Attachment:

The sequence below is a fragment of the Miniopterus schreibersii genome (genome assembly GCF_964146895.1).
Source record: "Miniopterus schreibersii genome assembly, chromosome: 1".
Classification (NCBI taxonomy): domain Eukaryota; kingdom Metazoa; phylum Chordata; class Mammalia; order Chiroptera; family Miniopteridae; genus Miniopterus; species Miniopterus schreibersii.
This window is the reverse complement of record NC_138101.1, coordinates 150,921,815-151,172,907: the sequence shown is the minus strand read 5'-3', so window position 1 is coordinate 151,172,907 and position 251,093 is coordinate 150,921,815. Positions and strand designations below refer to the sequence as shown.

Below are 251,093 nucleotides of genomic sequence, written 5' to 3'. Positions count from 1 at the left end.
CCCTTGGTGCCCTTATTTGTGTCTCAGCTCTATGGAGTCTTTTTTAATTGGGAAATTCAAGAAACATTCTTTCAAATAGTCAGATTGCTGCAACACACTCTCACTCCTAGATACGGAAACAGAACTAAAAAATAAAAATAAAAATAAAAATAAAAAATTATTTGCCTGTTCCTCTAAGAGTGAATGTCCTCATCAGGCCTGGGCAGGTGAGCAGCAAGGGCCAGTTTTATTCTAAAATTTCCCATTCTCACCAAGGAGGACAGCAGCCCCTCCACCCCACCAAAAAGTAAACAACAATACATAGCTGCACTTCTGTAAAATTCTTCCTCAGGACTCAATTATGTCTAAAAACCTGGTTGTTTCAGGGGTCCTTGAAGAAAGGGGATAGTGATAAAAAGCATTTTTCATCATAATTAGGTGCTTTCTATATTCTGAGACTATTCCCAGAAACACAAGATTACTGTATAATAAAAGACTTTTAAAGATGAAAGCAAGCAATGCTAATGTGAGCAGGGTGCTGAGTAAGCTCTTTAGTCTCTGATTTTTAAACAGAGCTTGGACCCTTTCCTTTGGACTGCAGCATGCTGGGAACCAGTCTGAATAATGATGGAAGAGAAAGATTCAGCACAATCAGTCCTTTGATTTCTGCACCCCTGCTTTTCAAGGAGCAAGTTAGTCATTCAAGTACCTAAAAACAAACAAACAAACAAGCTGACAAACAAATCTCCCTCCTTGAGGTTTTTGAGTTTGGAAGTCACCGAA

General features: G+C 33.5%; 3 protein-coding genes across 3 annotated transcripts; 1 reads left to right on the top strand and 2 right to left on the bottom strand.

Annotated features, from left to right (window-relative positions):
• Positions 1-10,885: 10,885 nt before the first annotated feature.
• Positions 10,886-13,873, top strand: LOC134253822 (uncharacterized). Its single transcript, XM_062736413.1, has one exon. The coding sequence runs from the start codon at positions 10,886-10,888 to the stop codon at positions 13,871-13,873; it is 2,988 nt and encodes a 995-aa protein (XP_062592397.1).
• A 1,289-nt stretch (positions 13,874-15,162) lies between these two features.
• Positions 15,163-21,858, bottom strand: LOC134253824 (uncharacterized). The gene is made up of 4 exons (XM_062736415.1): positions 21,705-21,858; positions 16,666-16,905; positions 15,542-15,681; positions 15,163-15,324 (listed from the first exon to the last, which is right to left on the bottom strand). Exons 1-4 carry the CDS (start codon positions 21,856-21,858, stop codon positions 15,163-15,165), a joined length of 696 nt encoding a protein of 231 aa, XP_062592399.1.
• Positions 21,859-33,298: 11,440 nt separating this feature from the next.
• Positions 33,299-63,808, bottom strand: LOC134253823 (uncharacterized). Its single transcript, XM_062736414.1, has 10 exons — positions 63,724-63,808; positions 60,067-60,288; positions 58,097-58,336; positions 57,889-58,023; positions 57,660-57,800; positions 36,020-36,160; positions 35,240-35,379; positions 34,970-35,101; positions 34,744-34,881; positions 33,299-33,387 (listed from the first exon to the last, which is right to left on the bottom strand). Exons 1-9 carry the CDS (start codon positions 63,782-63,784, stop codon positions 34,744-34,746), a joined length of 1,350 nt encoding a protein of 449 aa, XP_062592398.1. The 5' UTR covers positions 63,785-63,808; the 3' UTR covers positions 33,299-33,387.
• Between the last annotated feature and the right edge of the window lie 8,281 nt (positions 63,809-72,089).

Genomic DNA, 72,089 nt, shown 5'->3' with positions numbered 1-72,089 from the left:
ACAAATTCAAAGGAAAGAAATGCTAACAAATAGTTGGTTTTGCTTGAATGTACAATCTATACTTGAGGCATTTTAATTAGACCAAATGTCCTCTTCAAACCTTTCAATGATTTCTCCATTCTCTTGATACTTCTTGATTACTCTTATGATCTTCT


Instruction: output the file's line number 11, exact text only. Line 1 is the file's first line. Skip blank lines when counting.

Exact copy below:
• A 1,289-nt stretch (positions 13,874-15,162) lies between these two features.